I have to say, it was different than I thought it was going to be. I thought more would be devoted to the "personality building" concept; I was expecting more of a step-by-step guide. But I enjoyed the scientific perspective on spirituality. I believe very strongly that science and the gospel do nothing but
3.5 stars So my aunt said this was her favorite book when she was a teenager! I guess in the 1950s this was an exceptional book. Though I Like it a lot, isn't one I could read over and over again and again!

For some strange reason I kept getting Helen and Joyce mixed up in my head. The story kept me interested and engaged! I love the philanthropic and Christian (Biblical) angle I wanted to keep reading and finish! I have had a really busy upsetting summer and the fact that It took two months o
Mary Anne
I liked this book. the beginning is a bit overwhelming (too many characters all at once but it turns out none of them are important) and the end a bit abrupt, but the idea for the story and the main part of it is good. Well worth reading.

I didn't like the religious/science bit, because you can't really make religion into science just by changing the names to everything, but if you ignore the annoying vocabulary and pay attentions to what they are saying it's fine.

There is a bit of romance in the
Jan 19, 2011 Carly rated it really liked it  ·  review of another edition
What a beautiful concept. The book's plot is a 'pay it forward' idea, when a rich playboy decides to dedicate his life to helping others and expecting nothing in return.
I love that this was written around the same time as The Great Gatsby, which is one of my faves, but the characters couldn't be more different. Instead of the boozy, roaring twenties Gatsby characters, these characters are driven, remorseful, and sympathetic. (This doesn't mean I like this book MORE than Gatsby, it's just differ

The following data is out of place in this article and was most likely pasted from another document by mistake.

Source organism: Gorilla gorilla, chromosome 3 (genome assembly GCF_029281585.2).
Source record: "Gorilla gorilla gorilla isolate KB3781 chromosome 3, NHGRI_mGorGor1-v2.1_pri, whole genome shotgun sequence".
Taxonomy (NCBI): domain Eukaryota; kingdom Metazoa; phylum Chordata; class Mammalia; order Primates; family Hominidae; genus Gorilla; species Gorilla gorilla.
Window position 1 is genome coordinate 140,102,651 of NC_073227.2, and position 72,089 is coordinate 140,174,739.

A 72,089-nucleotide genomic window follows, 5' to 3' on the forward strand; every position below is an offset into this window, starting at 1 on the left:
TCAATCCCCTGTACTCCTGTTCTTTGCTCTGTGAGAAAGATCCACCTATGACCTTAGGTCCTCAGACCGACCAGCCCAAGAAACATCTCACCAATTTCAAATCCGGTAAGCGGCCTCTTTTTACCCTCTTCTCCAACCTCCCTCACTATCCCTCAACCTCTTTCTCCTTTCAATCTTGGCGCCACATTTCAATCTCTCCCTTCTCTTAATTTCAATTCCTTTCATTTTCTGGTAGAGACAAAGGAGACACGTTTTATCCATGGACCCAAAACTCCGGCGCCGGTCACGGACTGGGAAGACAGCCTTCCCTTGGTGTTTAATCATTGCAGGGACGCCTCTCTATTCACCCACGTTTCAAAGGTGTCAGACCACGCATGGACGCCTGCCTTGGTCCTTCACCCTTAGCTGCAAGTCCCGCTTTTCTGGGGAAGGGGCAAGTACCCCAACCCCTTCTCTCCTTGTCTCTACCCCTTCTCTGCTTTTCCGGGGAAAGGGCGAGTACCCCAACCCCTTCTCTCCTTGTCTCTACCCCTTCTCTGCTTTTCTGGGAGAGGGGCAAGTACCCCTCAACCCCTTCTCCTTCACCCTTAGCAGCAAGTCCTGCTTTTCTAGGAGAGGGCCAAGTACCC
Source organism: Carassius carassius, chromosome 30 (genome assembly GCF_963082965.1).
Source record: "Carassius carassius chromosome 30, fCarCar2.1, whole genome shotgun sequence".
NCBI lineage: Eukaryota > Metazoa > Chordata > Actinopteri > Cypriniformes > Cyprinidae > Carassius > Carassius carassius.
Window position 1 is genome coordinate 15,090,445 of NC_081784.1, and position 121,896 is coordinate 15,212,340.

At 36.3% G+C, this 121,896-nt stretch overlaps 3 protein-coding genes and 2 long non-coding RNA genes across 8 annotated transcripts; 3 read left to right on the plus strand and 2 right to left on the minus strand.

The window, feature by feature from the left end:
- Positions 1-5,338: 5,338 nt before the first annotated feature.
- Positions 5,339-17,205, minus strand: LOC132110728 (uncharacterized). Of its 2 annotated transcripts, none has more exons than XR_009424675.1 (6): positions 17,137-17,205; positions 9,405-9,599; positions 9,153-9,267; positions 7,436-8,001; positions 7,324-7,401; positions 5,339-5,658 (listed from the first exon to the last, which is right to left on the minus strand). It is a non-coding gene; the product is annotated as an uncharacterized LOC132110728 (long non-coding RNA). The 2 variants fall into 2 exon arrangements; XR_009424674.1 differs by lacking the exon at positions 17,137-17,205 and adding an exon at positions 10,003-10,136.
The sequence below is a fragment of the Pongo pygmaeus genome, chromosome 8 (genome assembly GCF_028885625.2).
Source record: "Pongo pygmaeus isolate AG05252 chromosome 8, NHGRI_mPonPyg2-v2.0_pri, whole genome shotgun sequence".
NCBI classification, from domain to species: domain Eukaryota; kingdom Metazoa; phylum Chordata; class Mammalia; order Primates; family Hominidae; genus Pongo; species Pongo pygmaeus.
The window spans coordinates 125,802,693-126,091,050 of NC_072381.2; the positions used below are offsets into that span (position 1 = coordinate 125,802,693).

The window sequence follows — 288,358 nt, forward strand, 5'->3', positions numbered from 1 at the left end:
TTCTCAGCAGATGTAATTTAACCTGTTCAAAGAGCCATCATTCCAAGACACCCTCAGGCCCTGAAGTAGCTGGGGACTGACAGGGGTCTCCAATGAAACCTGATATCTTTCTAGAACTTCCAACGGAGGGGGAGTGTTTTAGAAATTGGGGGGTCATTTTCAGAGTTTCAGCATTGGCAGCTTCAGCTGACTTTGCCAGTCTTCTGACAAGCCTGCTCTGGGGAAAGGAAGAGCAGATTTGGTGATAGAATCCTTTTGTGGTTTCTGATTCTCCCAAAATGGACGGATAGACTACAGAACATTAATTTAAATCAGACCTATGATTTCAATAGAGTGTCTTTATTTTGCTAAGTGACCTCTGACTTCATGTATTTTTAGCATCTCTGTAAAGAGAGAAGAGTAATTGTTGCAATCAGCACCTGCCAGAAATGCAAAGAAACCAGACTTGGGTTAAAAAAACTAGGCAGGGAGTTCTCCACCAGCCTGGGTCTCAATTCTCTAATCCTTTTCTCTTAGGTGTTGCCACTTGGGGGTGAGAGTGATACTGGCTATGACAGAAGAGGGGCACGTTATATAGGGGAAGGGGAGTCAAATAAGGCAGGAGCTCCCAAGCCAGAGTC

Sep 13, 2012 LemonLinda rated it really liked it  ·  review of another edition
This easily could have been the inspiration for the movie, Pay It Forward. A young playboy's life is saved instead of that of a well loved brain surgeon who has spent his free time gifting anonymous gifts for those in need of help. The playboy decides it is time that he finally does something of worth with his life and goes to med school. Instantly he becomes a star pupil and he comes across the previous doctor's written journal describing how doing these anonymous things for others ends up enri ...more
I loved "The Robe" by the same author so very much, that I expected this book to be more "magnificent." (sorry, could not help that) However, it has a wonderful premise and a sweet love story. Its structure isn't as tight as "The Robe," and the ending wraps up a little too quickly to be completely satisfying. But the takeaway, that doing acts of secret service are the only ones that really count, is very thought provoking. The journals of Dr. Hudson, discovered and read (de-coded, actually) afte ...more
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was a noteworthy American minister and author. He spent part of his boyhood in Monroeville, Indiana, Wilmot, Indiana and Florence, Kentucky, where his father, Alexander Jackson Douglas, was pastor of the Hopeful Lutheran Church. He died in Los Angeles, California.
Douglas was one of the most popular American authors of his time, although he didn't write his first novel until he was 50.
His written w
More about Lloyd C. Douglas...